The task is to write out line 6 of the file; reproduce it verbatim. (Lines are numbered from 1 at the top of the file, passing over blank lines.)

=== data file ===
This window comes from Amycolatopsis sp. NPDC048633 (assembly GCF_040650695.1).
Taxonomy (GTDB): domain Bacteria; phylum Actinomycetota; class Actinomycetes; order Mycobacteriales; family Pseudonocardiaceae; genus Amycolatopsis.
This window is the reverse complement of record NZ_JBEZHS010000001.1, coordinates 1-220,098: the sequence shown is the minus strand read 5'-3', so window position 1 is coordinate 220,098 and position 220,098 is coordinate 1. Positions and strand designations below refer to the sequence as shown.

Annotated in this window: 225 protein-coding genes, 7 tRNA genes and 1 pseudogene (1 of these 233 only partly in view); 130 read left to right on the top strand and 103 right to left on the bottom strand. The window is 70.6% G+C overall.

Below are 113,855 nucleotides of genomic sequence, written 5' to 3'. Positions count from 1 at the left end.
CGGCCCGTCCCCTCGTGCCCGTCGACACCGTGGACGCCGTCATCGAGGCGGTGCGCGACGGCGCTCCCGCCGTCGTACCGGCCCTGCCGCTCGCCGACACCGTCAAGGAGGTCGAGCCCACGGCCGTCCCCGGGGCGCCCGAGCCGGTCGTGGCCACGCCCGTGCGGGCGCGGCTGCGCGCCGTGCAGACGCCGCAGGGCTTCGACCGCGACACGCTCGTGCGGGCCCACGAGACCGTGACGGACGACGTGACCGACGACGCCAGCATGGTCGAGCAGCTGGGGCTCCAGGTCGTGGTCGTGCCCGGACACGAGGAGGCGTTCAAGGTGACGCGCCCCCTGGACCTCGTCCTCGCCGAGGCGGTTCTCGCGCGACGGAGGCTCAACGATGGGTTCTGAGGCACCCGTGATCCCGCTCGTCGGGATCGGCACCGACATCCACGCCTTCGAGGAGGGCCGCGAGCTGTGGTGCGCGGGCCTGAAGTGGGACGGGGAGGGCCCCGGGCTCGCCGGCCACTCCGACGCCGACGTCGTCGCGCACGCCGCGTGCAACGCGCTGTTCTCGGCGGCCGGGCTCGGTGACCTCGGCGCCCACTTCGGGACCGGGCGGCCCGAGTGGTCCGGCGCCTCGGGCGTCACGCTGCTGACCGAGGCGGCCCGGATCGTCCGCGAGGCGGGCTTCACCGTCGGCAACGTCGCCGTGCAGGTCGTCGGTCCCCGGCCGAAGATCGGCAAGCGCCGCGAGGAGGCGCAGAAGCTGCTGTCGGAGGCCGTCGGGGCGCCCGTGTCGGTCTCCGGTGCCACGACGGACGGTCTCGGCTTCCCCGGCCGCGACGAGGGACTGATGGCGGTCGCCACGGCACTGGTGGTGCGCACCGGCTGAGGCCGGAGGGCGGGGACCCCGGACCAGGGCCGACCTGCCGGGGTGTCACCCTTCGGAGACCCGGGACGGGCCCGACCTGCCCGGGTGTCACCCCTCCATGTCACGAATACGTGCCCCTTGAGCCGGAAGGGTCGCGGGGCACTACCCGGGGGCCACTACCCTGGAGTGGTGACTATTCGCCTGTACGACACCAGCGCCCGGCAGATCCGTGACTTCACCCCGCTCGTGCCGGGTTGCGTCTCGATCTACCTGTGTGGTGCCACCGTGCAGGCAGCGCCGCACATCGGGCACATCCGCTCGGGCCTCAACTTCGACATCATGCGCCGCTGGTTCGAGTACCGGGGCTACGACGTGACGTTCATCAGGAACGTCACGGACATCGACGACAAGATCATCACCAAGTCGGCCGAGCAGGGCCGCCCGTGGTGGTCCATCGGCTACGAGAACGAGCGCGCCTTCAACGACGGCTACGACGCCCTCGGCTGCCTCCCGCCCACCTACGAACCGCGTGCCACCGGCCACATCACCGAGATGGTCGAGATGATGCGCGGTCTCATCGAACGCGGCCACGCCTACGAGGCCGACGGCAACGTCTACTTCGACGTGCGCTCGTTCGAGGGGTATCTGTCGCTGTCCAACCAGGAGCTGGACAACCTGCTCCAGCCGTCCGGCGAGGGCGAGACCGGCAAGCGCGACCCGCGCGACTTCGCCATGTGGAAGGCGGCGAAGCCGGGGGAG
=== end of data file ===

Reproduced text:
CGGCCCGTCCCCTCGTGCCCGTCGACACCGTGGACGCCGTCATCGAGGCGGTGCGCGACGGCGCTCCCGCCGTCGTACCGGCCCTGCCGCTCGCCGACACCGTCAAGGAGGTCGAGCCCACGGCCGTCCCCGGGGCGCCCGAGCCGGTCGTGGCCACGCCCGTGCGGGCGCGGCTGCGCGCCGTGCAGACGCCGCAGGGCTTCGACCGCGACACGCTCGTGCGGGCCCACGAGACCGTGACGGACGACGTGACCGACGACGCCAGCATGGTCGAGCAGCTGGGGCTCCAGGTCGTGGTCGTGCCCGGACACGAGGAGGCGTTCAAGGTGACGCGCCCCCTGGACCTCGTCCTCGCCGAGGCGGTTCTCGCGCGACGGAGGCTCAACGATGGGTTCTGAGGCACCCGTGATCCCGCTCGTCGGGATCGGCACCGACATCCACGCCTTCGAGGAGGGCCGCGAGCTGTGGTGCGCGGGCCTGAAGTGGGACGGGGAGGGCCCCGGGCTCGCCGGCCACTCCGACGCCGACGTCGTCGCGCACGCCGCGTGCAACGCGCTGTTCTCGGCGGCCGGGCTCGGTGACCTCGGCGCCCACTTCGGGACCGGGCGGCCCGAGTGGTCCGGCGCCTCGGGCGTCACGCTGCTGACCGAGGCGGCCCGGATCGTCCGCGAGGCGGGCTTCACCGTCGGCAACGTCGCCGTGCAGGTCGTCGGTCCCCGGCCGAAGATCGGCAAGCGCCGCGAGGAGGCGCAGAAGCTGCTGTCGGAGGCCGTCGGGGCGCCCGTGTCGGTCTCCGGTGCCACGACGGACGGTCTCGGCTTCCCCGGCCGCGACGAGGGACTGATGGCGGTCGCCACGGCACTGGTGGTGCGCACCGGCTGAGGCCGGAGGGCGGGGACCCCGGACCAGGGCCGACCTGCCGGGGTGTCACCCTTCGGAGACCCGGGACGGGCCCGACCTGCCCGGGTGTCACCCCTCCATGTCACGAATACGTGCCCCTTGAGCCGGAAGGGTCGCGGGGCACTACCCGGGGGCCACTACCCTGGAGTGGTGACTATTCGCCTGTACGACACCAGCGCCCGGCAGATCCGTGACTTCACCCCGCTCGTGCCGGGTTGCGTCTCGATCTACCTGTGTGGTGCCACCGTGCAGGCAGCGCCGCACATCGGGCACATCCGCTCGGGCCTCAACTTCGACATCATGCGCCGCTGGTTCGAGTACCGGGGCTACGACGTGACGTTCATCAGGAACGTCACGGACATCGACGACAAGATCATCACCAAGTCGGCCGAGCAGGGCCGCCCGTGGTGGTCCATCGGCTACGAGAACGAGCGCGCCTTCAACGACGGCTACGACGCCCTCGGCTGCCTCCCGCCCACCTACGAACCGCGTGCCACCGGCCACATCACCGAGATGGTCGAGATGATGCGCGGTCTCATCGAACGCGGCCACGCCTACGAGGCCGACGGCAACGTCTACTTCGACGTGCGCTCGTTCGAGGGGTATCTGTCGCTGTCCAACCAGGAGCTGGACAACCTGCTCCAGCCGTCCGGCGAGGGCGAGACCGGCAAGCGCGACCCGCGCGACTTCGCCATGTGGAAGGCGGCGAAGCCGGGGGAG